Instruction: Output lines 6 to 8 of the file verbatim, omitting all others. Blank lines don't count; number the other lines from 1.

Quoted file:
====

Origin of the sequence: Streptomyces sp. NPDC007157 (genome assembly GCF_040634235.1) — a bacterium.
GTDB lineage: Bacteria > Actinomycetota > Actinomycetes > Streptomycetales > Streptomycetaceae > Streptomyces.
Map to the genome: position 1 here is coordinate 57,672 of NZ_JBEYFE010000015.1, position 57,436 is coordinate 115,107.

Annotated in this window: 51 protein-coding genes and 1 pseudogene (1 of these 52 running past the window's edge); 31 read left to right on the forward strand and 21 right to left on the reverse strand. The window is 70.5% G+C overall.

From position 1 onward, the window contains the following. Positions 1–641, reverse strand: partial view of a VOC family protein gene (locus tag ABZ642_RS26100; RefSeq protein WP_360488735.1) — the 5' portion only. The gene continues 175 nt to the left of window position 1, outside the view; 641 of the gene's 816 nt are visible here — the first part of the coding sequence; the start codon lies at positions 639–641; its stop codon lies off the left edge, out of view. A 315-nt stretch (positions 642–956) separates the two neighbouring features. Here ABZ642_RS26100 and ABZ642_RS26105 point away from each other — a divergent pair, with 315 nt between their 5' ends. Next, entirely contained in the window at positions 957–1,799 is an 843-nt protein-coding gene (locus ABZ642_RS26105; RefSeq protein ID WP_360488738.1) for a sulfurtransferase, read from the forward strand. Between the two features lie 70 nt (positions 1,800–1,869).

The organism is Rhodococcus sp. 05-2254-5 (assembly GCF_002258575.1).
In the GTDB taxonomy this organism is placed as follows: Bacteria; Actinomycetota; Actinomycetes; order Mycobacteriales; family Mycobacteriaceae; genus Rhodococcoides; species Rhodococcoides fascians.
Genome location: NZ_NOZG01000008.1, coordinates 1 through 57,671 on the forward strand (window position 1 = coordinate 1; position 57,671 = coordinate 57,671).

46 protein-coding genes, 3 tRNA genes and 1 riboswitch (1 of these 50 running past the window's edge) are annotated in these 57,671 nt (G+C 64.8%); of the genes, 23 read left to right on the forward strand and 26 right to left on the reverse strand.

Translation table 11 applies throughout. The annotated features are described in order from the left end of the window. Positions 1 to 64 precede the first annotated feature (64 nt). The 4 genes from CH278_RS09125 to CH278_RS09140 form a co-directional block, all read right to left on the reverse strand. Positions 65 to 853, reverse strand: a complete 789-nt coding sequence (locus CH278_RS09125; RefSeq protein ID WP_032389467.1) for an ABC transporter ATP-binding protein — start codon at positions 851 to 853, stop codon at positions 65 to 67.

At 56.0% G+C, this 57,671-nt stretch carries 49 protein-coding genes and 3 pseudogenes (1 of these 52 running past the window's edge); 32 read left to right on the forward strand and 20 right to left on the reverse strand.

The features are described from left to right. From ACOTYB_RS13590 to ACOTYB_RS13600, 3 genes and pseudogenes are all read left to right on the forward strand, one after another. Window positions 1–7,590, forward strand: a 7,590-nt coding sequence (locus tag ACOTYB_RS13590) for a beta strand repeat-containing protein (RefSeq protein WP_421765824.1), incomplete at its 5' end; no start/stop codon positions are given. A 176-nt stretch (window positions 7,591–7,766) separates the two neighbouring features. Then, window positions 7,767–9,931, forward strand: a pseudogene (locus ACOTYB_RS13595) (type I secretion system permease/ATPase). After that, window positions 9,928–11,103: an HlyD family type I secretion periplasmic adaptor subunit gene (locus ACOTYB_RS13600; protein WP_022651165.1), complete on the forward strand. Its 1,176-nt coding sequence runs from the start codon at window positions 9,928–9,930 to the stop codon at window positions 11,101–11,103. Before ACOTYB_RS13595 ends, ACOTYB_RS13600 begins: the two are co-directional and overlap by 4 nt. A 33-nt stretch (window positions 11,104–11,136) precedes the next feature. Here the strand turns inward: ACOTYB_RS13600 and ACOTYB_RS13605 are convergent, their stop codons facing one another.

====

The organism is Rhodococcus sp. 05-2254-5 (assembly GCF_002258575.1).
In the GTDB taxonomy this organism is placed as follows: Bacteria; Actinomycetota; Actinomycetes; order Mycobacteriales; family Mycobacteriaceae; genus Rhodococcoides; species Rhodococcoides fascians.
Genome location: NZ_NOZG01000008.1, coordinates 1 through 57,671 on the forward strand (window position 1 = coordinate 1; position 57,671 = coordinate 57,671).